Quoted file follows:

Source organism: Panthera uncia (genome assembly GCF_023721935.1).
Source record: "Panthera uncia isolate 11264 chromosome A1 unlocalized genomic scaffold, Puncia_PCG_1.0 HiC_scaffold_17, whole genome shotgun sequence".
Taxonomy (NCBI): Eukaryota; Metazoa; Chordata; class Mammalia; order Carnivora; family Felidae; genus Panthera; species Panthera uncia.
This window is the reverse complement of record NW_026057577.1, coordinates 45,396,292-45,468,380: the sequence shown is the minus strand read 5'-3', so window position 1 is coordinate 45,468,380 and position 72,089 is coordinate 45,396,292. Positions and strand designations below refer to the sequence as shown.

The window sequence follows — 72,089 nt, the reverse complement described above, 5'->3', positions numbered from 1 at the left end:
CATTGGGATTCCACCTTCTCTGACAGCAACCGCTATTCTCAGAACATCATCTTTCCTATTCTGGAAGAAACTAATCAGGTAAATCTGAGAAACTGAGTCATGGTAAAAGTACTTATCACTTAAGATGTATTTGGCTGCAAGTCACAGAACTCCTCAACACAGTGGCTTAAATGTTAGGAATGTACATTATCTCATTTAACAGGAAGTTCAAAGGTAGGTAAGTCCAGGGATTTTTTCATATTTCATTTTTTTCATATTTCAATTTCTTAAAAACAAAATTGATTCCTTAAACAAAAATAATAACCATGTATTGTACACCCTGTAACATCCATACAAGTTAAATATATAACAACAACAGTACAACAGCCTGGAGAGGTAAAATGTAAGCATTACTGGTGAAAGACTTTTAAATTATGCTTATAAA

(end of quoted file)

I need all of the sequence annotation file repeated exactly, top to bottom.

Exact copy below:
Source organism: Panthera uncia (genome assembly GCF_023721935.1).
Source record: "Panthera uncia isolate 11264 chromosome A1 unlocalized genomic scaffold, Puncia_PCG_1.0 HiC_scaffold_17, whole genome shotgun sequence".
Taxonomy (NCBI): Eukaryota; Metazoa; Chordata; class Mammalia; order Carnivora; family Felidae; genus Panthera; species Panthera uncia.
This window is the reverse complement of record NW_026057577.1, coordinates 45,396,292-45,468,380: the sequence shown is the minus strand read 5'-3', so window position 1 is coordinate 45,468,380 and position 72,089 is coordinate 45,396,292. Positions and strand designations below refer to the sequence as shown.

The window sequence follows — 72,089 nt, the reverse complement described above, 5'->3', positions numbered from 1 at the left end:
CATTGGGATTCCACCTTCTCTGACAGCAACCGCTATTCTCAGAACATCATCTTTCCTATTCTGGAAGAAACTAATCAGGTAAATCTGAGAAACTGAGTCATGGTAAAAGTACTTATCACTTAAGATGTATTTGGCTGCAAGTCACAGAACTCCTCAACACAGTGGCTTAAATGTTAGGAATGTACATTATCTCATTTAACAGGAAGTTCAAAGGTAGGTAAGTCCAGGGATTTTTTCATATTTCATTTTTTTCATATTTCAATTTCTTAAAAACAAAATTGATTCCTTAAACAAAAATAATAACCATGTATTGTACACCCTGTAACATCCATACAAGTTAAATATATAACAACAACAGTACAACAGCCTGGAGAGGTAAAATGTAAGCATTACTGGTGAAAGACTTTTAAATTATGCTTATAAA